To his argument that DAF gifts may go to “controversial causes,” we would hope Kennedy reads the Roundtable’s new paper on why policy-related philanthropy is a crucial complement to humanitarian giving – and is equally protected under the Constitution. Freedom of speech and voluntary association make America uniquely free. Kennedy’s ill-conceived argument to curtail giving is not supported by data, the tax code or the Constitution.

3. Fees for Management and Investment Services

Assertion: “Without a distribution requirement, DAF donors have no legal reason to put the funds in the hands of charities. The same is true for the primarily for-profit DAF sponsors, whose fees for management and investment services are linked to the size of the account.”

California Findings: This is a common theme among DAF critics. Sponsors charge fees, therefore, they are not interested in facilitating payout. But, again, there is no evidence to support the claim DAF sponsors are “warehousing” charitable funds for their bottom lines. In fact, just the opposite is true: DAF sponsors – whether national, single-issue or community-based – are all 100% committed to granting funds to those in need as quickly as possible.

The California survey found two important facts that undermine Kennedy’s argument: 1) the vast majority of sponsors have policies in place to ensure grants are disbursed within a given time frame and to prevent self-dealing grants; and 2) administrative fees are low. How low? Administrative fees are about one quarter of 1% of DAF assets or less than 1% of DAF contributions in a year. Commission fees, shown on the table below (highlighted in the California report), are even less than that. The data here speak for themselves. DAFs are charitable giving vehicles, not cash cows for their sponsors.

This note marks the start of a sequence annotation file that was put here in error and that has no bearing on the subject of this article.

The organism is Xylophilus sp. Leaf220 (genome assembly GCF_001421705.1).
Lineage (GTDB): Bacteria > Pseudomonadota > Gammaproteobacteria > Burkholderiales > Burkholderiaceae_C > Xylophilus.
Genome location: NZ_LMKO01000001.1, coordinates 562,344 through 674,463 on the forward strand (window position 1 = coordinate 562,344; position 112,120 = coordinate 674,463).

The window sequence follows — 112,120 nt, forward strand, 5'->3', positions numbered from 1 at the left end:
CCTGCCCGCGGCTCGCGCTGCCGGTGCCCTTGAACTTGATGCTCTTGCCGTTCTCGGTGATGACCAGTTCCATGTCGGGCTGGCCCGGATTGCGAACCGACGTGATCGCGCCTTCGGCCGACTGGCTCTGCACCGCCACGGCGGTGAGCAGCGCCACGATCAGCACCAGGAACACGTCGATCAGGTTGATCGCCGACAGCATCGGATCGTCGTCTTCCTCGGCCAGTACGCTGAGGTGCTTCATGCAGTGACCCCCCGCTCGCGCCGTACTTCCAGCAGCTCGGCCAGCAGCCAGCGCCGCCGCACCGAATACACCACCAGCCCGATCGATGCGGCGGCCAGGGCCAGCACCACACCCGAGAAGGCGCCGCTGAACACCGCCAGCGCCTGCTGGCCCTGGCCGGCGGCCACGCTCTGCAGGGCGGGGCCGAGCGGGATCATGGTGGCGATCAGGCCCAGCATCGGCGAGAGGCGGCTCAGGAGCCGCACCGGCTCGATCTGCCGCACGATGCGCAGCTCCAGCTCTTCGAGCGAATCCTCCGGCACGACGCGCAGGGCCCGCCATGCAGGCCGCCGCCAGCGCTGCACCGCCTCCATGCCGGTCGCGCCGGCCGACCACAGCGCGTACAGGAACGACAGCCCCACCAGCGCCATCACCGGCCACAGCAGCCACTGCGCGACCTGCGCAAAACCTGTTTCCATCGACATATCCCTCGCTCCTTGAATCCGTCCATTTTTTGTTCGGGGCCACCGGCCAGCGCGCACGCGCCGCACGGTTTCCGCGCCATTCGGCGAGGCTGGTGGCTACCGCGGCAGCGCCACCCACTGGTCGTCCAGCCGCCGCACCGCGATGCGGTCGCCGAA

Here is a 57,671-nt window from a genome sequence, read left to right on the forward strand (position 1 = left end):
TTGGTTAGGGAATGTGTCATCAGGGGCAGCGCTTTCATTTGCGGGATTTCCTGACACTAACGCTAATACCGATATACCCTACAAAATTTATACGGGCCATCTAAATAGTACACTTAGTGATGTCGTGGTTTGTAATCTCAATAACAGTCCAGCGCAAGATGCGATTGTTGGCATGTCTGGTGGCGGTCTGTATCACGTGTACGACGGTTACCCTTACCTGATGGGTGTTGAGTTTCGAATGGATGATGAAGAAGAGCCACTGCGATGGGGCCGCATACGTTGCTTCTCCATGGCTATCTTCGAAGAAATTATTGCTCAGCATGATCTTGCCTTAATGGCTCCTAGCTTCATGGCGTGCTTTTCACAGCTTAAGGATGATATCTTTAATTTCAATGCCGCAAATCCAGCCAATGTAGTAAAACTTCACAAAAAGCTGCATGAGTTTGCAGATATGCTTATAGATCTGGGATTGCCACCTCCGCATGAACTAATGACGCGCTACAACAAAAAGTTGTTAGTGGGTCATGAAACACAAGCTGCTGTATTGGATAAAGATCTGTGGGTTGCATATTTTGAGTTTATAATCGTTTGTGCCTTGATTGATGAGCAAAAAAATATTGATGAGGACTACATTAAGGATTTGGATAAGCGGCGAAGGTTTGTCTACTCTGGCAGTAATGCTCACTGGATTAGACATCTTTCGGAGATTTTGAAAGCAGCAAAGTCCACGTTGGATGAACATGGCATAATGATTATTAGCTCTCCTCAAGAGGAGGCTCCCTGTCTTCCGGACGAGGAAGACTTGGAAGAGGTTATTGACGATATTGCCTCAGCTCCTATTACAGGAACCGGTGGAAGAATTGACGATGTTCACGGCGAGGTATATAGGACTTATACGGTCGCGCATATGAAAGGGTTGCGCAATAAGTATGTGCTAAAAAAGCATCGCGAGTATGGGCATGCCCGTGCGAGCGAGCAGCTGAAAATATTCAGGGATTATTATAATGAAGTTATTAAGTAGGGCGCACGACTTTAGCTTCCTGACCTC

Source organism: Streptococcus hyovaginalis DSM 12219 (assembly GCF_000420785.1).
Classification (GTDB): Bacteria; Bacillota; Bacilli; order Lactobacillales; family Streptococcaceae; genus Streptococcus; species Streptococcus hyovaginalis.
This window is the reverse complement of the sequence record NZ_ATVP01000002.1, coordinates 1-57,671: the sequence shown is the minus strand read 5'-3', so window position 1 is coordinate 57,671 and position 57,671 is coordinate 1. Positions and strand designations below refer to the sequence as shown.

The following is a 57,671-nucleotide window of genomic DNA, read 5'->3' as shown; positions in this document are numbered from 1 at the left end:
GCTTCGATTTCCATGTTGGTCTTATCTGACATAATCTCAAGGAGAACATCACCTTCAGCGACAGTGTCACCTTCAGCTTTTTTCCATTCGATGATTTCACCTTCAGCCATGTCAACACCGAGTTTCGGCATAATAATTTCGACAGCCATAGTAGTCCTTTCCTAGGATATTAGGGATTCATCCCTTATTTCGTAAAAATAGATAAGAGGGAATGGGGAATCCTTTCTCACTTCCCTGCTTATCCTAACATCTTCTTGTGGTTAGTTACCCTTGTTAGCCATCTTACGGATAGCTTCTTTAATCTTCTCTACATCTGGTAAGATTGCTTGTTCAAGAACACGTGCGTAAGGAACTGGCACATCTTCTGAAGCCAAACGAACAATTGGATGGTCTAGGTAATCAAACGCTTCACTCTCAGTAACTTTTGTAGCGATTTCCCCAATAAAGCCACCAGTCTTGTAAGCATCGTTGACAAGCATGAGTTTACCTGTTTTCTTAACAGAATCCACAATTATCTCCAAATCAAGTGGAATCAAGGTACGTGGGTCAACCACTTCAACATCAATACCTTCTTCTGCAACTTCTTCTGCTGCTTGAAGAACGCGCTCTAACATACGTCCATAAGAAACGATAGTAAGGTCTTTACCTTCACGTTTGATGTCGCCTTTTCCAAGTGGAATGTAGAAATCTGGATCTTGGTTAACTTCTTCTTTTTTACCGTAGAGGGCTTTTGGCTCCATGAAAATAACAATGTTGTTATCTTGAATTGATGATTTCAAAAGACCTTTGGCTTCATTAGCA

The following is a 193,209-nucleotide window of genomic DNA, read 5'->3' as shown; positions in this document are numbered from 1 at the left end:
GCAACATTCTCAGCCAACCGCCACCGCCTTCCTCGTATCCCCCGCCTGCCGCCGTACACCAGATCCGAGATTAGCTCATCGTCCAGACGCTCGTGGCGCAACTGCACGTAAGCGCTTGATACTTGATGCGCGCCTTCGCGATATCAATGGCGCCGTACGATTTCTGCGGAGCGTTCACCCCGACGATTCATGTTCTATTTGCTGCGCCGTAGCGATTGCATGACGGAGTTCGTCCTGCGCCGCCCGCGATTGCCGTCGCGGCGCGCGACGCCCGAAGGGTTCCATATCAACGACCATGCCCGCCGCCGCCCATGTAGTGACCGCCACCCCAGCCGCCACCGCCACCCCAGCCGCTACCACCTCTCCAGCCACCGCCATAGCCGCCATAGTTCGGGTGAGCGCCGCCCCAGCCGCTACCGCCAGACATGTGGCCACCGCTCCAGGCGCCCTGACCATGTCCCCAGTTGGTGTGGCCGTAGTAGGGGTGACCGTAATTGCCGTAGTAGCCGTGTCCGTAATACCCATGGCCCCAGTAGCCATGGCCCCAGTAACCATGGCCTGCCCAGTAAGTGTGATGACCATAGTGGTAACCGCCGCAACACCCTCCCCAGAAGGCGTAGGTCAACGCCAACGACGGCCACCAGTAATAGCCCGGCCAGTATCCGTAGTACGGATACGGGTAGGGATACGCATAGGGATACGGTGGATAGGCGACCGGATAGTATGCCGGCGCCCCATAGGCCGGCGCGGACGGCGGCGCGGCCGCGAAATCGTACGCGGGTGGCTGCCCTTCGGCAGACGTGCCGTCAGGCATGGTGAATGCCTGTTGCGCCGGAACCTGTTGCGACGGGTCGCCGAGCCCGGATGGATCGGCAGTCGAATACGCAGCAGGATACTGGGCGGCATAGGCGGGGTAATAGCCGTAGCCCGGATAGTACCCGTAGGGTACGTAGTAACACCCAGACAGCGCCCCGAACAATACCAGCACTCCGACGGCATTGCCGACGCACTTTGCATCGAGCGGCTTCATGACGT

Focus on the Evidence, Not Soundbites

When it comes to calls to limit any type of charitable giving tool, it is critical to understand whether there is valid evidence supporting such proposals. DAFs have been maligned by some in the news media searching for a sensational narrative or by billionaires who put their charitable assets into other vessels like limited liability corporations … but the reasons to restrict their use don’t add up. On the contrary, DAFs are popular with givers – and while not all generous Americans can afford the overhead of a private foundation or LLC, they all deserve the ability to give thoughtfully and strategically over their lifetimes and, if so desired, give anonymously. DAFs make it possible for givers of every income level who care passionately about giving back to donate to any cause or community that matters most to them.